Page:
In reading the many words written in praise of the “Queen Mum,” certain terms are constantly repeated in describing her character: impeccable manners, charm, humor, courage, wit, personality, loyalty, patriotism, a sense of dignity and tradition, and that old British trait, “unflappability.” The shame of our age is that those terms have, over the past two generations, become so unfashionable. The type of character and behavior they describe has largely ceased to exist. The televised image of the British football hooligan has completely replaced that of the gentleman as the archetypical Englishman. A once-great culture has degenerated to the point where, “By the end of her life, the Queen Mother saw her own daughter publicly derided for having displayed the kind of iron self-control and devotion to duty that many British public servants would not be able to manage for half an hour, let alone for a half a century” (ibid.).

Queen Elizabeth ii did not acquire the grace with which she carries out her often burdensome and restrictive duties by a stroke of luck. She is the daughter of a devoted, family-oriented mother. The Queen Mother’s devotion and loyalty to her husband, King George vi, and her respect for his duty to his subjects, the wider, far-flung family of the empire and commonwealth, was evidenced in one singular instance. When requested to consider taking refuge in Canada with the two princesses at the commencement of World War ii, her retort was, “The children won’t go without me. I won’t leave without the king. And the king will never leave.”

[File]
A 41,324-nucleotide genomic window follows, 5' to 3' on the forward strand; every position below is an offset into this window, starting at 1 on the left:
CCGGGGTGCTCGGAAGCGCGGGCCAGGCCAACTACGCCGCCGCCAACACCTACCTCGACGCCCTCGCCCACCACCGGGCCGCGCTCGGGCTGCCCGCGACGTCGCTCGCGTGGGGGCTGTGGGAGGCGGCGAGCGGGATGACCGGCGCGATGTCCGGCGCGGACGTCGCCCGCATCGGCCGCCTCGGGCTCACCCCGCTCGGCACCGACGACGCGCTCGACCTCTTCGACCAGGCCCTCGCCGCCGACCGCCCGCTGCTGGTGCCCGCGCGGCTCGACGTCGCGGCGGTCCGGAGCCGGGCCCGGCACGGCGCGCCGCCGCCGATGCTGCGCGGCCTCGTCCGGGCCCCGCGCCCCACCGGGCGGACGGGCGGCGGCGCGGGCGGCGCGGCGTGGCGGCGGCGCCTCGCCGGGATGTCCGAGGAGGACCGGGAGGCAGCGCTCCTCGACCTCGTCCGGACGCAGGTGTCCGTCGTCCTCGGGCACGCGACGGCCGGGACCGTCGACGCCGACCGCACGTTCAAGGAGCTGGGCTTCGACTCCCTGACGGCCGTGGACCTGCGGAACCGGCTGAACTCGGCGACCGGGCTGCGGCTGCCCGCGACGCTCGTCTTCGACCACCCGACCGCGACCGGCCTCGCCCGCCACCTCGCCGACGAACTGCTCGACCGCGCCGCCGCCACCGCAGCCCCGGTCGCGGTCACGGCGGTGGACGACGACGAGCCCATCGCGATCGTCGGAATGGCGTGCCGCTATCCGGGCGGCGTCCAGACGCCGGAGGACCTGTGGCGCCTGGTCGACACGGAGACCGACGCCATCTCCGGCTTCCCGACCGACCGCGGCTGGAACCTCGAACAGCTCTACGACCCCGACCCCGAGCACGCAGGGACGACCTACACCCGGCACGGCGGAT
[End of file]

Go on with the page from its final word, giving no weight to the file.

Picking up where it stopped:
Sadly, for the present condition of this world, the Queen Mother is among the last of that stoic breed of British persons with the backbone, evident brains, innate common sense and moral courage which built the mightiest, most benign and beneficial empire this world has ever seen.

With her generation die the values of basic goodness based on the ancient Ten Commandments. That generation was drilled to learn and repeat by rote those fundamental laws that govern man’s relationship with God and humanity. The world is a far less safe, peaceful and happy place without that strength of character.

The Queen Mother’s basic common sense, that of unapologetic realism, led her to clearly see that with the passing of the British Empire went a better mode of civilization: “Not for the Queen Mother any guilt-ridden 1960s-style revisionism about ‘the inherent immorality of colonialism’; throughout her life she believed implicitly that the British Empire was a tremendous force for good and for civilization in the world, and she unapologetically mourned its passing” (Daily Telegraph, March 31).

Some believe the British royal family may gain an upsurge of support following the death of the Queen Mother and the images of the one million who attended the funeral procession in London telecast around the world. Yet, many also thought that America would undergo a religious revival following the events of September 11. It lasted three weeks, then the nation returned to its corrupt and corrupting habits.

It is not in the mind of those intent on burying Britain’s royal heritage to entertain the prospect of its longevity. Indeed, before the spring warms to summer, the spin-doctors will be at it again, beavering away at their cultural denigration of the masses, intent on blinding them to any memory of the values and standards of behavior which shaped an empire, personified in a lady of character which they once simply called, “the Queen Mum.”

“She stood at the pinnacle of this nation’s traditional hierarchy, yet was able to put at their ease, and to talk on terms of easy equality with, people from the humblest walks of life. This paradox of equality within inequality is one that people who see in the monarchy nothing but an indefensible relic of feudalism will never be able to grasp. No wonder some of us have difficulty understanding what we have lost” (op. cit., Spectator).